Local view for "http://purl.org/linkedpolitics/eu/plenary/2003-01-14-Speech-2-262"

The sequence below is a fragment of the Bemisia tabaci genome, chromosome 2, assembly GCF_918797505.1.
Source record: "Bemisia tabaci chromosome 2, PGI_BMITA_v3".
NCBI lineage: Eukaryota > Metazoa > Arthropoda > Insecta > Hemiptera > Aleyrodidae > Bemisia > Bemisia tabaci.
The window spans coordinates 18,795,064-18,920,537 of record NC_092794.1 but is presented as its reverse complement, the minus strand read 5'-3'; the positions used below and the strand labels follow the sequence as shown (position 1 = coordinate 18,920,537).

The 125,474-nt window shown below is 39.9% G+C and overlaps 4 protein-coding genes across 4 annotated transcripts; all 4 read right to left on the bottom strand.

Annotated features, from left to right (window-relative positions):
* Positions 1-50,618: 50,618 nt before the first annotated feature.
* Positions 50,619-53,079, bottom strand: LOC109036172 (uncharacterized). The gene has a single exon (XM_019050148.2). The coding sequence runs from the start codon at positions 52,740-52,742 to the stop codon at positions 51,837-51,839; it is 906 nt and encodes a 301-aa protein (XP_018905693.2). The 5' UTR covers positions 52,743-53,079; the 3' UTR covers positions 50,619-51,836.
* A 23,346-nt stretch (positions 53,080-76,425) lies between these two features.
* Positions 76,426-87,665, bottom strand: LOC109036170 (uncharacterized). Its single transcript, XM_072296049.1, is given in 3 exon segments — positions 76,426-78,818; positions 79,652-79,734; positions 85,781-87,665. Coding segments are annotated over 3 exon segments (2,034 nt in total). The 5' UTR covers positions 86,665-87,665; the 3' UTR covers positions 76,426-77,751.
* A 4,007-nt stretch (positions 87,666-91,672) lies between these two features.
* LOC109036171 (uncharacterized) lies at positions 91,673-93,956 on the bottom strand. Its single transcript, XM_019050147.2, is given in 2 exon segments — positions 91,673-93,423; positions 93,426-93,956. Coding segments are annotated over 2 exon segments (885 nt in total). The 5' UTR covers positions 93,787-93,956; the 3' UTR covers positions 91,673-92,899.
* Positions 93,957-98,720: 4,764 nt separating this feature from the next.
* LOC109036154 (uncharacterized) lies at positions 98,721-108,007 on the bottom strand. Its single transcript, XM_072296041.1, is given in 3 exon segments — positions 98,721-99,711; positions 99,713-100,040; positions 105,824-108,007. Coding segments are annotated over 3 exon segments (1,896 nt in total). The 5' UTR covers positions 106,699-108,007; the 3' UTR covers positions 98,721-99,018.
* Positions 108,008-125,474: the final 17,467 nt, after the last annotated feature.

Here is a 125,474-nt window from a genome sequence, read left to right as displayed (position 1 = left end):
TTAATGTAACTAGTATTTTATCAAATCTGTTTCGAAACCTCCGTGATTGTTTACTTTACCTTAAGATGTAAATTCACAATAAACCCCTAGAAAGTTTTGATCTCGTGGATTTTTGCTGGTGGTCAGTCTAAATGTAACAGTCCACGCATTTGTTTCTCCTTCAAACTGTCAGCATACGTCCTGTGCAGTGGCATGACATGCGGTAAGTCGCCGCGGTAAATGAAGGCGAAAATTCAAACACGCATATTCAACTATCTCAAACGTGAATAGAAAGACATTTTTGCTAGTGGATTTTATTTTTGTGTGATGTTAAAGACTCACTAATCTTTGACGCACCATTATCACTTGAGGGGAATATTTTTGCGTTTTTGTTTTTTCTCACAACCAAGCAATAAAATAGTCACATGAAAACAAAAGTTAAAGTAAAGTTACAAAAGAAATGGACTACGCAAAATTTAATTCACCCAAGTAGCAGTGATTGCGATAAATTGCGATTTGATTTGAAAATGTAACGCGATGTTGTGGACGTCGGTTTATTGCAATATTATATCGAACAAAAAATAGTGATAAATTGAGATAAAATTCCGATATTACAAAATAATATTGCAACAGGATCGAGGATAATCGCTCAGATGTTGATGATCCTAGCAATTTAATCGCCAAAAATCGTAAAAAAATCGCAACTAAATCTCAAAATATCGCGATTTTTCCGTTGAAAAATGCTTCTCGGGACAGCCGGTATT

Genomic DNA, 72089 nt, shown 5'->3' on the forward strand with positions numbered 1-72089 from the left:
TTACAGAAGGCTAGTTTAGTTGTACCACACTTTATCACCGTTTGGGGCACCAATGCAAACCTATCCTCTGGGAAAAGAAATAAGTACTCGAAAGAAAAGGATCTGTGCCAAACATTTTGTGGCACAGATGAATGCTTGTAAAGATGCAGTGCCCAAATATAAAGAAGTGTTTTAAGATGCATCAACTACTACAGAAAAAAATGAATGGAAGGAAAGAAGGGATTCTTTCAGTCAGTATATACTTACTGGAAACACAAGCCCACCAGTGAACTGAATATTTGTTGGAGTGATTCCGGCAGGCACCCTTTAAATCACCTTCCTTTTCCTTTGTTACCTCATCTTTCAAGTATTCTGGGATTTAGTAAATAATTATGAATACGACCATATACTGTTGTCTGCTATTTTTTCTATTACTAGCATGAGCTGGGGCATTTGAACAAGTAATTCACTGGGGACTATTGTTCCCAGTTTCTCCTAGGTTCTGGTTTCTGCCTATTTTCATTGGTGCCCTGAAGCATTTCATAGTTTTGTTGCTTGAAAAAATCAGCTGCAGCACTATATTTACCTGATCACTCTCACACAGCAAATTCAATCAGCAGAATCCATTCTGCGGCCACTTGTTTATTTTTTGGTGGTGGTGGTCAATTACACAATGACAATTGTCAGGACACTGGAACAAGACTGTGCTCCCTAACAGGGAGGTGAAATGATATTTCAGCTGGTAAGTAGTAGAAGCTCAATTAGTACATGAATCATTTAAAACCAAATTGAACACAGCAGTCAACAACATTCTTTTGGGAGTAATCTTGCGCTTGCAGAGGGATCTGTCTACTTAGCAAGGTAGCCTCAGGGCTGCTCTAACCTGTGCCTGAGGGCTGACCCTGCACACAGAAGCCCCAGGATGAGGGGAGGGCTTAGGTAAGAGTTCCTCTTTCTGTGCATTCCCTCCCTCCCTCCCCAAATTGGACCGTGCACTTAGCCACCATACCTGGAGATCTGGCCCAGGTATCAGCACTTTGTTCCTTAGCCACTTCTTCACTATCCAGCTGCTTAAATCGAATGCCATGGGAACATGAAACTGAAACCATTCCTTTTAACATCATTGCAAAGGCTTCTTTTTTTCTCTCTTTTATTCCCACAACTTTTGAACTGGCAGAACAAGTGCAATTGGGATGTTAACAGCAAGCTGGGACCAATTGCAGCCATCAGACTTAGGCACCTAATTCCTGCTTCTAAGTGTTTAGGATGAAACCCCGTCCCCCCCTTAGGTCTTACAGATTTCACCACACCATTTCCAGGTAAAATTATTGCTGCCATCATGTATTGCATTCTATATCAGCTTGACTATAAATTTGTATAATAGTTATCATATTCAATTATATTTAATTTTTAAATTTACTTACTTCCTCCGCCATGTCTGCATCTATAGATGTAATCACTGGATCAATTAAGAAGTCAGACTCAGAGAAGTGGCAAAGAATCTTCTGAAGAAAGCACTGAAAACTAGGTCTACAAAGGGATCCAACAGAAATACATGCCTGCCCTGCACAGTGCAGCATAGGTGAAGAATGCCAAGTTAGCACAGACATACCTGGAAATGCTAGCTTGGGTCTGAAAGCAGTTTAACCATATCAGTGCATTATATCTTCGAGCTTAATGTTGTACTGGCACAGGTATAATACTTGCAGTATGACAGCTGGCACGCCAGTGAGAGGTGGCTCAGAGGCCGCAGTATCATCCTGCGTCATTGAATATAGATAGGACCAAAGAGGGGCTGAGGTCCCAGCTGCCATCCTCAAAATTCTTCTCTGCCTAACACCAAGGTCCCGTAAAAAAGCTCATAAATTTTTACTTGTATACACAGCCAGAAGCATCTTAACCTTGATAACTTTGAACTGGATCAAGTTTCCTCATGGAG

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"Mr President, ladies and gentlemen, my compliments to Mr Mario Mantovani, who has carried out the onerous task of determining the difficult challenges which health care systems and public health polices in European Union countries will have to face, in view of the ageing of the population, and, not least, in view of enlargement. Although the provision of health care in general and care for the elderly in particular is essentially the responsibility of the Member States, it is right that we look to broader European cooperation in order to face these problems, given the extremely difficult situation which countries continue to experience. One of the difficulties is the nursing shortage: in fact, an ever-increasing number of nurses will be needed. The increased life expectancy of the European population, with a growing adult proportion, will create the difficult question of the staff who must care for them, staff who must, moreover, be increasingly qualified owing to the specific nature of the diseases which affect the elderly. Employment of nursing staff has already increased by more than twice the average in the last five years: a level of employment which, however, is still not enough to meet the demand. Secondly, it is easy to foresee that this shortage will be felt particularly keenly when, thanks to enlargement, there will be increased mobility of patients from the CEEC, whose health systems provide less than those in the Community, because they will automatically turn to cross-border health services. From this point of view, an issue comes to the fore: ensuring a high level of human health protection, as set out in Article 152 of the Treaty of Amsterdam and as specified by the goals of the Community action programme in the field of public health, which, moreover, calls for universal and equal access to health services, the constant improvement of these services and promotion of the social inclusion of people with disabilities and people in the most vulnerable categories. Qualitative principles in the field of health care can be put into effect through the creation of specialised higher training for nurses, financed by European training funds, which encourage people to obtain further professional qualifications in important areas such as oncology, transplants, heart surgery and all the age-related diseases. With the launch of this higher training, we will ensure access to health services for European citizens, the provision of high-quality care and financially sustainable care systems, which is included in the three objectives proposed by the Barcelona European Council. In order to ensure care for all, however, the European Union Member States need to take steps to raise young people’s awareness of paramedical professions. The solution to this problem must be implemented quickly since it concerns all the Member States. It is all well and good to raise awareness of the profession among young people of the Member States but, up to now, this has been on too small a scale, so much so that there are far fewer qualified nurses than the countries need. This opportunity should therefore also be extended to CEEC qualifications, in order to resolve a twofold problem quickly: to respond to the nursing crisis in the Member States and to respond to the situation of countless immigrants seeking work in Europe. What I am about to say may sound like a provocation, but I cannot avoid talking to you about another serious problem which concerns citizens from every European country, that is the 500 000 job cuts in the engineering industry over the next four or five years, a figure I have been given by an international trade union source. This employment problem could be resolved in part though the transfer of qualified resources from one sector to another. The mobility and retraining of the unemployed engineering workers who hold an advanced secondary education qualification could be achieved by providing them with access to information on nursing. I would close by calling on everyone to reflect on what has been said regarding the need to remedy as soon as possible the nursing shortage in the European Union, the need to meet the quality criteria for care specified in the Community action programme by providing higher training, and the need to respond to the specific employment needs of the citizens of the Member States with solutions such as mobility and retraining, looking, where these prove inadequate, to human resources from the countries of Central and Eastern Europe."@en1

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